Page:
I understand the reviewer’s disappointment. I even understand her anger. But to say that the ending wasn’t worth the journey because you disagreed with it — well, that’s like saying your whole life is shit just because something bad happens. And, hey, we all totally do that sometimes. I’m as guilty as anyone. But you’re going to drive yourself crazy unless you realize that you got some good stuff out of the experience, too, and maybe you learned something, and that has to be enough. Life isn’t fair, and frankly, the author doesn’t owe you anything — except maybe a conclusion to all hanging plot threads (which Fredsti addressed). Be happy you got a third book at all.

Take The Hunger Games, for example. I love that trilogy. But hell if I don’t think Mockingjay is the biggest insult to Katniss and readers everywhere. Do I hate it so much that I wish Collins had never even bothered, or that I hadn’t read a single word? No. Because the story wasn’t a waste. It provided me with some entertainment for a while, and I got to disappear into a world and become close to imaginary characters that mean so much to readers that they might as well be real. It’s the mark of a good author when you give a shit what happens to a character. If you’re angry or sad or scared or even happy — the author has done her job.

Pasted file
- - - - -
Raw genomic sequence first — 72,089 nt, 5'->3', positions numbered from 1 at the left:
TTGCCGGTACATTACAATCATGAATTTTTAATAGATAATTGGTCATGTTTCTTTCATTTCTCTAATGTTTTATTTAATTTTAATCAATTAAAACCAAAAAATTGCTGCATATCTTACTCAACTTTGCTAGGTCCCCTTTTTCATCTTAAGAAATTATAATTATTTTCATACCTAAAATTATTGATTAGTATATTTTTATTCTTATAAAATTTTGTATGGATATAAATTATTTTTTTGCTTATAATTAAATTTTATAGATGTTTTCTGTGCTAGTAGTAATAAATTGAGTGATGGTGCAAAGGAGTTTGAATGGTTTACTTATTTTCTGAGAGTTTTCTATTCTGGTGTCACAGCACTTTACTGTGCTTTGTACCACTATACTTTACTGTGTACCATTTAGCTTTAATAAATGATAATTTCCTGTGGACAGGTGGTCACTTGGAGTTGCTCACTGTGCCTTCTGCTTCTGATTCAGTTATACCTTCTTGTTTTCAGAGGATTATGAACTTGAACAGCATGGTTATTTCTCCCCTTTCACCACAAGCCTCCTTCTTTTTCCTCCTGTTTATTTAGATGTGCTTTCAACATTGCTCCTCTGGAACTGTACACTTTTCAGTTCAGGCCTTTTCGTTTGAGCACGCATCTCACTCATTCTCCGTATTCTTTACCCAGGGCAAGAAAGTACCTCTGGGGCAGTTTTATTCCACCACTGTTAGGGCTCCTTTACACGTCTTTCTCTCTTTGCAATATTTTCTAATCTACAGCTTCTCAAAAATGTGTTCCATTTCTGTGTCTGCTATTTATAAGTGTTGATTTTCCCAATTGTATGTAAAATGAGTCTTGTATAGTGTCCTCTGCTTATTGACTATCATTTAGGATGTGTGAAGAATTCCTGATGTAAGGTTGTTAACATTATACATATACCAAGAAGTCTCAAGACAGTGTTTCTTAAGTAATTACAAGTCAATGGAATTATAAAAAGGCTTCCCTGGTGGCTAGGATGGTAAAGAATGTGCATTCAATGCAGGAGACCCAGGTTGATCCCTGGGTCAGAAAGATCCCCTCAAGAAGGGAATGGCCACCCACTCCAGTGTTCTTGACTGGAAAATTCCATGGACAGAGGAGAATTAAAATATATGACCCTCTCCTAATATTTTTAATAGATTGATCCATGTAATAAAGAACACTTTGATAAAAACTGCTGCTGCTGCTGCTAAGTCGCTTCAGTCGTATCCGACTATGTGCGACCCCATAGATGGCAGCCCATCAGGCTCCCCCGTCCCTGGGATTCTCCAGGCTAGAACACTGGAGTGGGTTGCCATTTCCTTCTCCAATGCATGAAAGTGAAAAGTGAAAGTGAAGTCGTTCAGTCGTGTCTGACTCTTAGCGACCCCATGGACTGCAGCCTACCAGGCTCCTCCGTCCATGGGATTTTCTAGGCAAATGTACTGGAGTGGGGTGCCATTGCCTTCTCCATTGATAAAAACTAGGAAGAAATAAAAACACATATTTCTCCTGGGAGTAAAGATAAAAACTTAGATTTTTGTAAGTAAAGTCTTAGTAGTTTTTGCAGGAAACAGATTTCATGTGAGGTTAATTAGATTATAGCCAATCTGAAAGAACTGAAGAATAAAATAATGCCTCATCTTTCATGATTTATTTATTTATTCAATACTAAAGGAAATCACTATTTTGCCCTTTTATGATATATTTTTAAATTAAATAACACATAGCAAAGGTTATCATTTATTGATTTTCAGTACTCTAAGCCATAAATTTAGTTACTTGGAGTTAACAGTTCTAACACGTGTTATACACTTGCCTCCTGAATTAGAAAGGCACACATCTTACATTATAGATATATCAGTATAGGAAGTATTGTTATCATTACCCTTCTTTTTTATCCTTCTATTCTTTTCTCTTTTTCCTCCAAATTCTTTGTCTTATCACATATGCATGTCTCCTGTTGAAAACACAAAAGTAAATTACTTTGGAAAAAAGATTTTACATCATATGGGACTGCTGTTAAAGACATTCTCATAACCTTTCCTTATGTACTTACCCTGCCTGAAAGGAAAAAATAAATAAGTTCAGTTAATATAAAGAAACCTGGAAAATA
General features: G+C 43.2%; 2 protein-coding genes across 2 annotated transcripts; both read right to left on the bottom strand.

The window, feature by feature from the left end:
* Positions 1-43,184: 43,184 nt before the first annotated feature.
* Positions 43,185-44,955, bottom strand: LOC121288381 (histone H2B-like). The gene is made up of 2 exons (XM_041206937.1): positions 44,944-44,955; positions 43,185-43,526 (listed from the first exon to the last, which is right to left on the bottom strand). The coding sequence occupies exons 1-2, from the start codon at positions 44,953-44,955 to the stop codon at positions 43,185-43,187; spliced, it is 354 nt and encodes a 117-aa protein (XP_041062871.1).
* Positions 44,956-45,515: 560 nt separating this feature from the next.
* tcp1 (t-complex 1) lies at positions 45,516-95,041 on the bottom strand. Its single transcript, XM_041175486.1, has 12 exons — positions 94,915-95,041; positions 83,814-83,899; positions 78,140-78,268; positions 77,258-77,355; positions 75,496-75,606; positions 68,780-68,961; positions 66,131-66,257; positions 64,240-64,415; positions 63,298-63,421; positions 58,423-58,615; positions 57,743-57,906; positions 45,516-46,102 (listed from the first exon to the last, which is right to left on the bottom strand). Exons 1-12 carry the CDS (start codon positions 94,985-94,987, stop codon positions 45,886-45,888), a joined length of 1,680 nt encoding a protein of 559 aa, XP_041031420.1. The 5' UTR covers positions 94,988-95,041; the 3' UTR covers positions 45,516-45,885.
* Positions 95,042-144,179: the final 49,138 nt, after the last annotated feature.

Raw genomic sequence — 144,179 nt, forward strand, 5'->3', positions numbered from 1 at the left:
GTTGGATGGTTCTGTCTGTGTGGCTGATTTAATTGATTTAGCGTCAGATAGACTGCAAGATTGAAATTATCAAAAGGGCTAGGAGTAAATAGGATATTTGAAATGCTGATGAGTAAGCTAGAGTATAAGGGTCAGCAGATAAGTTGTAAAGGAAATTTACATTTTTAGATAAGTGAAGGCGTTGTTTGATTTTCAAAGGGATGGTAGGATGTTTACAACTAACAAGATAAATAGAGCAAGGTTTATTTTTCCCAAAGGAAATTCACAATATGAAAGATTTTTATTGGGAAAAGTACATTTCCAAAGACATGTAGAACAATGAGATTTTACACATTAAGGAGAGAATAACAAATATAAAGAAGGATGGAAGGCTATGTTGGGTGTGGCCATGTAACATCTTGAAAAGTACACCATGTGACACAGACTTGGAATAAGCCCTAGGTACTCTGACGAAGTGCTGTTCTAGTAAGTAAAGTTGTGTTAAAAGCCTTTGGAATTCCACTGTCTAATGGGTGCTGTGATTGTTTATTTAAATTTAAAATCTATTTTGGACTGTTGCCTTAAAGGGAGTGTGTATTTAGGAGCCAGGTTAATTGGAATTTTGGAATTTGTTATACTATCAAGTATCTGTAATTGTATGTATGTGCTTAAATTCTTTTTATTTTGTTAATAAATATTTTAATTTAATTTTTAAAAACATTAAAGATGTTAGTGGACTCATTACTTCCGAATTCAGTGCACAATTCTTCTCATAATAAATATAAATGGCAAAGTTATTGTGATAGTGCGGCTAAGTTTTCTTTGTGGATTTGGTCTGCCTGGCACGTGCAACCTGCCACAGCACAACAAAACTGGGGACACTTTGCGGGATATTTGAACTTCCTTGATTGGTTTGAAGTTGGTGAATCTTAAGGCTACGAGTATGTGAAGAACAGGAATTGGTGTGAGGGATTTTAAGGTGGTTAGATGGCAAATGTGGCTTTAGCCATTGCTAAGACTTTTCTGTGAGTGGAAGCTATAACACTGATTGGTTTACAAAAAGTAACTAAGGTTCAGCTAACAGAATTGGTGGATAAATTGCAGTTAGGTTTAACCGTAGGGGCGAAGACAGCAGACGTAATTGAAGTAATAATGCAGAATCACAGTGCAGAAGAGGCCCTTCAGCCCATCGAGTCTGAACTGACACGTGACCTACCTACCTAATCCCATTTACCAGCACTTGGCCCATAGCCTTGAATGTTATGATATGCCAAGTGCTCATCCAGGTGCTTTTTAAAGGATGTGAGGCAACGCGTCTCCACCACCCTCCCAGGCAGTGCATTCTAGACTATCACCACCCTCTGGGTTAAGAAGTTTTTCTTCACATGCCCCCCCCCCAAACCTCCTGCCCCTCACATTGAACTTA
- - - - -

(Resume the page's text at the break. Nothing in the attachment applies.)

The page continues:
So if Fredsti made that reviewer that upset, she obviously wrote some good characters because the reader was attached to them. But to wish you had never picked up those books and met those characters is like saying you wished you had never met Dumbledore or — hell — anyone in real life. Because we all die sometime. And we’re all worth knowing, for however long or short of a time that we’re here.

Grade: B

Dear book: I’m just not that into you

grumpy catWe’ve all been there. You’re reading a book and it’s just not doing it for you.

Do you …

A) Grind your teeth and finish it even if it’s taking you forever and you’d rather read anything else but this.

B) Stop immediately because there’s so many other things you could be doing, and this book sucks.

Right now I’m somewhere in the middle and having trouble deciding which to do. Will the book redeem itself? Am I just wasting my time? What to dooooo?

On one hand, I’m determined to finish it just so I can say with 100 percent certainty that I didn’t like it and/or the protagonist. For all I know, there’s a few chapters at the end that would totally change my mind.

Then I think, well, probably not. And I’m procrastinating reading this, so I’m never going to get to the end, and waiting too long between reading sessions could skew my impression of the book anyway.